The problem is that the benchmark of 455 straight sellout crowds at Jacobs Field, established between June 12th, 1995 and April 4th, 2001, was set under almost impossible and very undesirable circumstances for the city of Cleveland to recreate. The streak, permanently adorned with the other retired numbers of the organization, was the longest in Major League Baseball history until the Boston Red Sox shattered the mark in 2008 at Fenway Park and ended the new standard for all major professional sports at 820 games (including playoffs) earlier this year.

The streak of sellouts occurred during the proverbial “perfect storm” for the Indians.

They moved into a beautiful new state-of-the-art ballpark in downtown Cleveland after spending more than 60 years in Cleveland Municipal Stadium. The park at the lakefront had long since seen its best days and was a cavernous affair compared to some of the newer parks springing up around the league.

Gone during the Indians’ attendance dominance were the Cleveland Browns, the Indians’ running mates at Cleveland Municipal Stadium for the bulk of its existence. Art Modell and his band of cronies robbed the city of football in 1995, running off to Baltimore and leaving a void in Cleveland sports fans’ attention spans. After five straight playoff seasons to end the 1980s, the Browns had stumbled to mediocrity, reaching the playoffs in 1994 and just once (2002) since returning to the league in 1999. They have posted winning records in just two years since their expansion season.

Present was a successful Cleveland Cavaliers franchise that too had moved into a new home at Gund Arena adjacent to the ball park at the Gateway Complex, 30 minutes north of their old home at the Coliseum at Richfield. The Cavs were at the backend of a period of ten winning seasons in an eleven year span under the coaching of Hall of Famer Lenny Wilkens and Mike Fratello. They made the playoffs in nine of those eleven years, but just twice made it out of the first round. But by the end of the 1990s, future names in the rafters Larry Nance, Mark Price, Brad Daugherty, and Wilkens were gone, replaced by new jerseys and the likes of Shawn Kemp, Brevin Knight, Derek Anderson, Danny Ferry, and a young Zydrunas Ilgauskas. Six consecutive losing seasons were on the agenda for the Cavs before all of the ping pong balls in the hopper bounced the way for Cleveland to draft a new “hometown” hero.

With so much postseason action and such meager results, Cleveland fans were hungry for a winner.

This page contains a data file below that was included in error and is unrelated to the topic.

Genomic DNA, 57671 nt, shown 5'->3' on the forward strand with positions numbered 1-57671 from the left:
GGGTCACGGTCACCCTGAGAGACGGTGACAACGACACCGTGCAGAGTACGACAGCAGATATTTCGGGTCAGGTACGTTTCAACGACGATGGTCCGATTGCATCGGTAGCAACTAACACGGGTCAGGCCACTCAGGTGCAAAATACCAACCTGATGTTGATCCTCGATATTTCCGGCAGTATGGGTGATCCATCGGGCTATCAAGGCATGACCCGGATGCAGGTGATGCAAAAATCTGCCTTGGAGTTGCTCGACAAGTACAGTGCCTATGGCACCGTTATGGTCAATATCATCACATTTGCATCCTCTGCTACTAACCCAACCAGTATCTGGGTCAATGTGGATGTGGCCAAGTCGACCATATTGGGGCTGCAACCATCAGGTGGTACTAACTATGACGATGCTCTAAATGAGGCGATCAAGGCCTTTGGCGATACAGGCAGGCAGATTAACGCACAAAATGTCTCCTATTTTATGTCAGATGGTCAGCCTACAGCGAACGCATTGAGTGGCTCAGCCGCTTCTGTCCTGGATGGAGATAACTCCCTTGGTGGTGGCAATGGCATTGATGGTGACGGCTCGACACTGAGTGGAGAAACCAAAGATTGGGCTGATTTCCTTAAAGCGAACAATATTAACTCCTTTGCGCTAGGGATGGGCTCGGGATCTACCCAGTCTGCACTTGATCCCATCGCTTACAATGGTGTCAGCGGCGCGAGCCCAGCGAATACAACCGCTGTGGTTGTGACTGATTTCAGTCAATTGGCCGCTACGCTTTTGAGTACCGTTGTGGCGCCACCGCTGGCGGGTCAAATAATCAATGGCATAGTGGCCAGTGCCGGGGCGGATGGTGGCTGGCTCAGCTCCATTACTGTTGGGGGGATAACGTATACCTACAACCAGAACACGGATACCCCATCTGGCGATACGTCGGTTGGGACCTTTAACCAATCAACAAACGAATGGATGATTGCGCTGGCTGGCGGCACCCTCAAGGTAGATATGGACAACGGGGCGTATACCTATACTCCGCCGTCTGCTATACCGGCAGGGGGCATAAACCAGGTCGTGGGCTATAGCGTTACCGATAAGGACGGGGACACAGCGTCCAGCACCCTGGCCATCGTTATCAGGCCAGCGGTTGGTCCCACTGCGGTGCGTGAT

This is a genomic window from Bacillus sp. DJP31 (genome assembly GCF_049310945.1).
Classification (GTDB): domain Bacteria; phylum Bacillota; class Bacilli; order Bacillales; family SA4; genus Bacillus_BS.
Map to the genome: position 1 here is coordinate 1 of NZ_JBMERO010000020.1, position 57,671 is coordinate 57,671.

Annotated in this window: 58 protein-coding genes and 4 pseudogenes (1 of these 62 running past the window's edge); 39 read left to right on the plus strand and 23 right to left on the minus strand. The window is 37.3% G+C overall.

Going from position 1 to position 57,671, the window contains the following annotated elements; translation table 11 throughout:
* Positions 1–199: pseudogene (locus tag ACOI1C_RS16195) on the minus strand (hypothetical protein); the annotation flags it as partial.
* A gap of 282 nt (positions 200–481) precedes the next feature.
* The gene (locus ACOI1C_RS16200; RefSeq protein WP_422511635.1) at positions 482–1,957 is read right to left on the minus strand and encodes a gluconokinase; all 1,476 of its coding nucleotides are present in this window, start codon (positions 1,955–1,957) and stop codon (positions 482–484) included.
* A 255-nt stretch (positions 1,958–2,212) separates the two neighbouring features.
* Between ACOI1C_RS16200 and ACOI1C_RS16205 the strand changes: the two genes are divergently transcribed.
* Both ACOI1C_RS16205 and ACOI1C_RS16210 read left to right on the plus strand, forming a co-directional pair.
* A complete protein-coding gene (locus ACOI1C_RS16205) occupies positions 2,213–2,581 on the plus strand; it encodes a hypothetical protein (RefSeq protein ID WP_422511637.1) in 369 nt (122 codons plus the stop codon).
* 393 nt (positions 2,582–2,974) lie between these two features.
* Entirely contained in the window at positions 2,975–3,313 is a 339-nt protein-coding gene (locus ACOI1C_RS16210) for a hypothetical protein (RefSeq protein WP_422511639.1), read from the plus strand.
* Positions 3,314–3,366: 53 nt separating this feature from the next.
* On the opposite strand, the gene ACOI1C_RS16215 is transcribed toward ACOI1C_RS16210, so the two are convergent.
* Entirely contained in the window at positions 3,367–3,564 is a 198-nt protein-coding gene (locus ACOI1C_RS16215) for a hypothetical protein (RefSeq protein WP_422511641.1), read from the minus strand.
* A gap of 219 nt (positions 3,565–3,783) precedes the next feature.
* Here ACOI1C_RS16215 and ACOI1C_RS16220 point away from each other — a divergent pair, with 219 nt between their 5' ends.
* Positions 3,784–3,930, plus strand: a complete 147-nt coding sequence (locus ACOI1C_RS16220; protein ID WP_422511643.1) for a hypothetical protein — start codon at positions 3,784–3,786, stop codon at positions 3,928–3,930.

Meanwhile, the Flats downtown were bustling. The population decline of the city of Cleveland and Cuyahoga County improved as the region decreased its pace of lost residents, as that rate slowed during the 1990s. Median household income was on a rise, but still left Cleveland near the bottom of the largest cities in the United States. The suburbs around the city showed slight population growth.

A whole new generation of fans was being ushered in to competitive baseball in October on the shores of Lake Erie. Including the ballpark’s inaugural season in 1994, the team was competitive and among the top teams in their division until 2001. They strung together eight straight winning seasons in a row, including six division titles in a seven year span. The winning ways represented 14% of the total number of winning seasons in franchise history. Prior to their playoff birth in 1995, the Indians had not seen postseason play since 1954 and had done so just three times in franchise history (1920; 1948).

The team was built the right way. Home grown stars like Albert Belle, Jim Thome, Manny Ramirez, Charles Nagy, Jaret Wright, Bartolo Colon, and CC Sabathia were supplemented with young prospects via trades (Sandy Alomar, Carlos Baerga, Kenny Lofton, and Omar Vizquel) and surrounded with solid veteran presences (Dennis Martinez, Orel Hershiser, Eddie Murray, Matt Williams, Travis Fryman, and Roberto Alomar, to name a few).

Fans of the Indians from the mid-1990’s can still recite manager Mike Hargrove’s lineups like poetry. The names are forever cemented in our memories while the new era of ball players are still forced to live up to the expectations set forth by those of yesteryear. Lofton and Vizquel. Baerga, Belle, Murray. Thome. Manny. Paul Sorrento. Sandy.

The names would occasionally change. The results on the field did not. Between 1995 and 2001, the Indians won no fewer than 86 games per season and only once failed to clinch the division title.

Playoffs became the expected, the norm. Two World Series appearances rejuvenated the city, with three additional losses in the ALDS and one ALCS defeat in 1998.

The Indians drew 3,175,523 fans in 2001, their third consecutive season of three million fans or more. Their attendance total was third of the 14 American League teams and fourth overall in all of baseball. They averaged 39,694 per home contest.

That offseason, Cleveland traded Roberto Alomar on December 11, 2001, for Matt Lawton and four prospects. The Indians fell to 74-88 in 2002 and the team fired longtime Indians coach Charlie Manuel. They traded Colon, Russell Branyan, Paul Shuey, and Chuck Finley, and netted Grady Sizemore, Cliff Lee, Brandon Phillips, Ben Broussard, Coco Crisp, and several other prospects. They added several journeyman and fleeced Travis Hafner from the Texas Rangers in a lopsided trade heading into 2003. Thome and Nagy left via free agency, as Ramirez and Belle had in previous years.